TY - JOUR

T1 - Contrast normalization and a linear model for the directional selectivity of simple cells in cat striate cortex

AU - Tolhurst, D. J.

AU - Heeger, D. J.

N1 - Funding Information:
We thank A.F. Dean for his participation in the original experiments. This paper was written while D.J. Tolhurst was visiting Stanford. This visit was supported by an NIMH grant (MH50228) and an Alfred P. Sloan Research Fellowship to D.J. Heeger.

PY - 1997

Y1 - 1997

N2 - Previous tests of the linearity of spatiotemporal summation in cat simple cells have compared the responses to moving sinusoidal gratings and to gratings whose contrast was modulated sinusoidally in time. In particular, since a moving grating can be expressed as a sum of modulated gratings, the response to a moving grating should be predictable (assuming linearity) from the responses to modulated gratings. However, these simple linear predictions have shown varying degrees of failure (e.g. Reid et el., 1987, 1991), depending on the directional selectivity of the neurons (Tolhurst and Dean, 1991). We demonstrate here that the failures of these linear predictions are, in fact, explained by the contrast-normalization model of Heeger (1993). We concentrate on the ratio of the measured to predicted moving grating responses. In the context of the contrast-normalization model, calculating this ratio turns out to be particularly appropriate, since the ratio is independent of the precise details of the linear front-end mechanisms ultimately responsible for directional selectivity. Hence, the contrast-normalization model can be compared quantitatively with this ratio measure, by varying only one free parameter. When account is taken both of the expansive output nonlinearity and of contrast normalization, the directional selectivity of simple cells seems to be dependent only on linear spatiotemporal filtering.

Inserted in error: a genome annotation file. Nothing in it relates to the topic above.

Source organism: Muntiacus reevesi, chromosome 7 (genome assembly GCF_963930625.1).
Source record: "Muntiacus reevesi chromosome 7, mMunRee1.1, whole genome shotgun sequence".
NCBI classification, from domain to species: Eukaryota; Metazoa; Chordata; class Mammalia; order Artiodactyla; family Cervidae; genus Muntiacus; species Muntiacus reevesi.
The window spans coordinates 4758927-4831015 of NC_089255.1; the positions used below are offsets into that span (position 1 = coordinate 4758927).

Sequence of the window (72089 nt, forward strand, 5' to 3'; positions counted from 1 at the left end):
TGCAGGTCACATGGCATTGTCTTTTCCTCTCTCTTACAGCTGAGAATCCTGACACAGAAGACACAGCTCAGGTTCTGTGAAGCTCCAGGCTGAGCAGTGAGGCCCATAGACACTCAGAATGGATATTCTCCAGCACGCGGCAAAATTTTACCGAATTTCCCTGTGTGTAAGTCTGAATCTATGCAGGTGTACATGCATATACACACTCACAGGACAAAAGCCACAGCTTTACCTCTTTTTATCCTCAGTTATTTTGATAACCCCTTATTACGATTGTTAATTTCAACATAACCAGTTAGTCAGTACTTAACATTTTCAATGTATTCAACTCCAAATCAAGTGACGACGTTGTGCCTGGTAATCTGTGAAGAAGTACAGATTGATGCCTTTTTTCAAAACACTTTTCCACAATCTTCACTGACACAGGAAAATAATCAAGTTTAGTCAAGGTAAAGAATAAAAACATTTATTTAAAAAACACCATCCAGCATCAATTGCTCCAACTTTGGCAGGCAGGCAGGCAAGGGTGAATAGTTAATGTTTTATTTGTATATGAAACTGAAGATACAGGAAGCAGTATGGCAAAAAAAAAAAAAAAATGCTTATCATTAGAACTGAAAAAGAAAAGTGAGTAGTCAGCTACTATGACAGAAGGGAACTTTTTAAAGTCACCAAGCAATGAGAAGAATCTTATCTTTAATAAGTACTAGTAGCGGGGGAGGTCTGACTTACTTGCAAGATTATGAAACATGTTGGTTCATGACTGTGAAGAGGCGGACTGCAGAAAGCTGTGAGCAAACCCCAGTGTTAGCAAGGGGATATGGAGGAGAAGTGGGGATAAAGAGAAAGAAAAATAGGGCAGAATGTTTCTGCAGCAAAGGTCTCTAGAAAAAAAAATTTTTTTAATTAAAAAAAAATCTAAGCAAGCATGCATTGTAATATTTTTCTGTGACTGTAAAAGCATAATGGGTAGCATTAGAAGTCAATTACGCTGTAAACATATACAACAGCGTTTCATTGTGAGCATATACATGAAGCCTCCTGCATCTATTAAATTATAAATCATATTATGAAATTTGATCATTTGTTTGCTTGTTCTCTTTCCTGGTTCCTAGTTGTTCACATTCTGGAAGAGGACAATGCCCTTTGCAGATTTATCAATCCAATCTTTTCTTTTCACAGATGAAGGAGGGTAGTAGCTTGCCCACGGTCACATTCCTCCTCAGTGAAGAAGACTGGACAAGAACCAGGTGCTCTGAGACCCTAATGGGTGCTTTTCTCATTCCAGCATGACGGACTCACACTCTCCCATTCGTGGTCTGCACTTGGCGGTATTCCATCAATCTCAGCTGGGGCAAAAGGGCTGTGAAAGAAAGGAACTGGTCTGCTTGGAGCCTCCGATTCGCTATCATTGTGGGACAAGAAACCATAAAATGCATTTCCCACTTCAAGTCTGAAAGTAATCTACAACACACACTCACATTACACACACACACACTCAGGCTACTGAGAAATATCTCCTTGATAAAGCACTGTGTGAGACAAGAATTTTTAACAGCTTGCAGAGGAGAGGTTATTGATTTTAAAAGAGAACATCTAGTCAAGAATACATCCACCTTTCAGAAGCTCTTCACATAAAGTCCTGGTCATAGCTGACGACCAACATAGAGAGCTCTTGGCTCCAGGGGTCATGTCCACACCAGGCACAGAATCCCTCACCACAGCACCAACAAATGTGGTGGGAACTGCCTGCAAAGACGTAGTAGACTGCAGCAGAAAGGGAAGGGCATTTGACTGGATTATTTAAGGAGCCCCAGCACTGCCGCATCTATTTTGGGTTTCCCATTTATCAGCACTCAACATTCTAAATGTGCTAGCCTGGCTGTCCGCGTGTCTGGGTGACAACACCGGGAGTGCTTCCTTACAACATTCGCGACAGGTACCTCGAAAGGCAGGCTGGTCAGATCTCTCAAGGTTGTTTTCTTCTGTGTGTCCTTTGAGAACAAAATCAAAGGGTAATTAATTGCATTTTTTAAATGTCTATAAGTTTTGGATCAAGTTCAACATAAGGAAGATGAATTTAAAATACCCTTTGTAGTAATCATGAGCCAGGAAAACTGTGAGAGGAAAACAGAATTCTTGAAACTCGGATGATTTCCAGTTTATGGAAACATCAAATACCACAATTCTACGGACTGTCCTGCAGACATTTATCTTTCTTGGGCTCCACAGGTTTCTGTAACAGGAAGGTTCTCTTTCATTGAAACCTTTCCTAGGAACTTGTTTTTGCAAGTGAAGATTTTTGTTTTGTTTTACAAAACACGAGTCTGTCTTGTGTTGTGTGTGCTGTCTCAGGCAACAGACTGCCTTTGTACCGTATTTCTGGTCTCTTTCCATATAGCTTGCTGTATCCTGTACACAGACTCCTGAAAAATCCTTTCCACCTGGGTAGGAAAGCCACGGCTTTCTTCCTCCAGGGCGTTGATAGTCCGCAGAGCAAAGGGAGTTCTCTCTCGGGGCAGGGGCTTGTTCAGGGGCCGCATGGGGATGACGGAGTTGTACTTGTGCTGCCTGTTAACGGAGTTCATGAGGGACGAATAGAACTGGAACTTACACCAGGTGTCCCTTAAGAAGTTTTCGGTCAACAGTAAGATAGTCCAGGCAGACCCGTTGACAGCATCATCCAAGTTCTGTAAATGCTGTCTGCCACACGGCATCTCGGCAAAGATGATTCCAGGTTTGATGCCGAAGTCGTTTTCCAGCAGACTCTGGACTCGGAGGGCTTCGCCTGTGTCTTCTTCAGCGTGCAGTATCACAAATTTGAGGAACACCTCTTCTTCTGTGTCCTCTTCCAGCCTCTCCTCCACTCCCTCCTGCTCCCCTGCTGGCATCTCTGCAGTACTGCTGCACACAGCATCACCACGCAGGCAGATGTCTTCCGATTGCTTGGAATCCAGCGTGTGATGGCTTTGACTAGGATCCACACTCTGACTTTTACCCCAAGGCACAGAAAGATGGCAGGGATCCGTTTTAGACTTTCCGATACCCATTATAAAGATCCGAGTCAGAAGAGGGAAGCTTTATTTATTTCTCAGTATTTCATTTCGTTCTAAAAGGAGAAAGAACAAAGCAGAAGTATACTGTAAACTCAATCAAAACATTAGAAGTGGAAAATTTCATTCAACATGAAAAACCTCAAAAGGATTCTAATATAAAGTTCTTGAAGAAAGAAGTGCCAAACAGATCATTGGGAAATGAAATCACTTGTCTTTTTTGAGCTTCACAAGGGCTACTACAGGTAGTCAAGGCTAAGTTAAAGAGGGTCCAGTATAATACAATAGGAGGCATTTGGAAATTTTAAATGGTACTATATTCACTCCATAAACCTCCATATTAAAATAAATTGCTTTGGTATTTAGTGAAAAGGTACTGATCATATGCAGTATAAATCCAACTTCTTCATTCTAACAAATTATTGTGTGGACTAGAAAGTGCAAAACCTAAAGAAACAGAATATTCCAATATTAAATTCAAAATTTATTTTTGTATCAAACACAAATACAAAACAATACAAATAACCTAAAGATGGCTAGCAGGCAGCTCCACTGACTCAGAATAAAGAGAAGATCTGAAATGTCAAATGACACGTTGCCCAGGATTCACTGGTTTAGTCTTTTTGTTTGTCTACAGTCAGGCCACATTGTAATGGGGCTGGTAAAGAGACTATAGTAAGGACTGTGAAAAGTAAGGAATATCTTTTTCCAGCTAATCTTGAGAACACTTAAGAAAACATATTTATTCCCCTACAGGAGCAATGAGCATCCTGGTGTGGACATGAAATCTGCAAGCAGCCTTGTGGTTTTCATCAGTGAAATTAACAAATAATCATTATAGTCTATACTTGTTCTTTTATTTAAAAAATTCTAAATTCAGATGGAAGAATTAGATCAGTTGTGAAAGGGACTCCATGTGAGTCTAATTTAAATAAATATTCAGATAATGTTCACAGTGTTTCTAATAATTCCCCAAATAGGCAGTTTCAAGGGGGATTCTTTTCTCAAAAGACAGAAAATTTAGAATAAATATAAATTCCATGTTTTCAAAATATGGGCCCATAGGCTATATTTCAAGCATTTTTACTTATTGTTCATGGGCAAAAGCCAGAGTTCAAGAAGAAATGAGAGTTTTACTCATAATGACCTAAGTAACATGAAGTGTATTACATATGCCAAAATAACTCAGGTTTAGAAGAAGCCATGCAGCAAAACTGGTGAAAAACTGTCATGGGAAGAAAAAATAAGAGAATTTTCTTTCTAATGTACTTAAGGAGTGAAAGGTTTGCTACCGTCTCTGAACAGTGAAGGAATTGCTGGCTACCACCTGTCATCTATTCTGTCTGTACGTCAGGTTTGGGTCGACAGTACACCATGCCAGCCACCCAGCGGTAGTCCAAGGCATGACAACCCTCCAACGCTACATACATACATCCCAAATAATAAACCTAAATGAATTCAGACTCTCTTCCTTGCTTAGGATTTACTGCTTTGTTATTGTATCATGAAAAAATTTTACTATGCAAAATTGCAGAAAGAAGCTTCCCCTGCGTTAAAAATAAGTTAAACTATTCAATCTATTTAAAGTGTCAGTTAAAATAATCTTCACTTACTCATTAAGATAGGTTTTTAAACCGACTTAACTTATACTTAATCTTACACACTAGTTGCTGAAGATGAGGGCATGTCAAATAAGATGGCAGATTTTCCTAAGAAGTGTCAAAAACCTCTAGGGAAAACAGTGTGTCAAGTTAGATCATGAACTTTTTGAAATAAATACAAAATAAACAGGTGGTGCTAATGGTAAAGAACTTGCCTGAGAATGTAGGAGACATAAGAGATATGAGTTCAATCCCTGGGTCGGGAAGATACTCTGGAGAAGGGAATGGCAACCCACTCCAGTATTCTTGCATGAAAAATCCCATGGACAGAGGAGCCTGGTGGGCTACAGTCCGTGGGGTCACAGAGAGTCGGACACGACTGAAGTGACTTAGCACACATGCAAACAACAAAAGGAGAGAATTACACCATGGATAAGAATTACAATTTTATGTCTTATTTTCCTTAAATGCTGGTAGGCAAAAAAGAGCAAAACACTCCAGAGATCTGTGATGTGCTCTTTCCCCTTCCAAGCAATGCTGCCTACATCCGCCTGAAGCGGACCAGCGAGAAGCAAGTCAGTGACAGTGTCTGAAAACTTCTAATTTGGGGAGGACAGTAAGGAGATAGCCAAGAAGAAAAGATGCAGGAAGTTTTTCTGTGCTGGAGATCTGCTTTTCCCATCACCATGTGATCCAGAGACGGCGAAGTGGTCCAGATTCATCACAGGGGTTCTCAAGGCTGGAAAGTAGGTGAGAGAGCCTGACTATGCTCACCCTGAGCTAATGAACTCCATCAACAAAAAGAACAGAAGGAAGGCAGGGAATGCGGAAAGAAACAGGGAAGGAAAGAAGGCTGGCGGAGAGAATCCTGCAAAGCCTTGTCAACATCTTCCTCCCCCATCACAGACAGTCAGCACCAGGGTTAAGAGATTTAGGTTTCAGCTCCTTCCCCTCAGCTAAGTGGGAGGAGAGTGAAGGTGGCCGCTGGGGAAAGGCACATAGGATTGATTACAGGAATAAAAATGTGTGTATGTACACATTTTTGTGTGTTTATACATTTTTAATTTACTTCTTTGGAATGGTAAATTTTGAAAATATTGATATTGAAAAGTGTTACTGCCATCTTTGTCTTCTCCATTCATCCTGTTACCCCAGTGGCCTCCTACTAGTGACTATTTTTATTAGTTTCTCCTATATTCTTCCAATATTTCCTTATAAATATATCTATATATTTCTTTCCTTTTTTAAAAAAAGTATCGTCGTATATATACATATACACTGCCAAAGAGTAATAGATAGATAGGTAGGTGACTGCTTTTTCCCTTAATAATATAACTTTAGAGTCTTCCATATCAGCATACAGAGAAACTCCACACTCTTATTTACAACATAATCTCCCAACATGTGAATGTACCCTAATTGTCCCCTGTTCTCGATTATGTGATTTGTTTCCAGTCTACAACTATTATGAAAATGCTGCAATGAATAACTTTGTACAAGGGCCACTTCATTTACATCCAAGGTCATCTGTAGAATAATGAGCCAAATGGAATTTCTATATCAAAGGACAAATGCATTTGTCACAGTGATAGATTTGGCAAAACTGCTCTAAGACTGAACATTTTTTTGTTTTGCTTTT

AB - Previous tests of the linearity of spatiotemporal summation in cat simple cells have compared the responses to moving sinusoidal gratings and to gratings whose contrast was modulated sinusoidally in time. In particular, since a moving grating can be expressed as a sum of modulated gratings, the response to a moving grating should be predictable (assuming linearity) from the responses to modulated gratings. However, these simple linear predictions have shown varying degrees of failure (e.g. Reid et el., 1987, 1991), depending on the directional selectivity of the neurons (Tolhurst and Dean, 1991). We demonstrate here that the failures of these linear predictions are, in fact, explained by the contrast-normalization model of Heeger (1993). We concentrate on the ratio of the measured to predicted moving grating responses. In the context of the contrast-normalization model, calculating this ratio turns out to be particularly appropriate, since the ratio is independent of the precise details of the linear front-end mechanisms ultimately responsible for directional selectivity. Hence, the contrast-normalization model can be compared quantitatively with this ratio measure, by varying only one free parameter. When account is taken both of the expansive output nonlinearity and of contrast normalization, the directional selectivity of simple cells seems to be dependent only on linear spatiotemporal filtering.

KW - Contrast normalization

KW - Directional selectivity

KW - Simple cells

KW - Visual cortex

UR - http://www.scopus.com/inward/record.url?scp=0030824230&partnerID=8YFLogxK

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U2 - 10.1017/S0952523800008725

DO - 10.1017/S0952523800008725

M3 - Article

C2 - 9057265

AN - SCOPUS:0030824230

SN - 0952-5238

VL - 14

SP - 19

EP - 25

JO - Visual neuroscience

JF - Visual neuroscience

IS - 1

ER -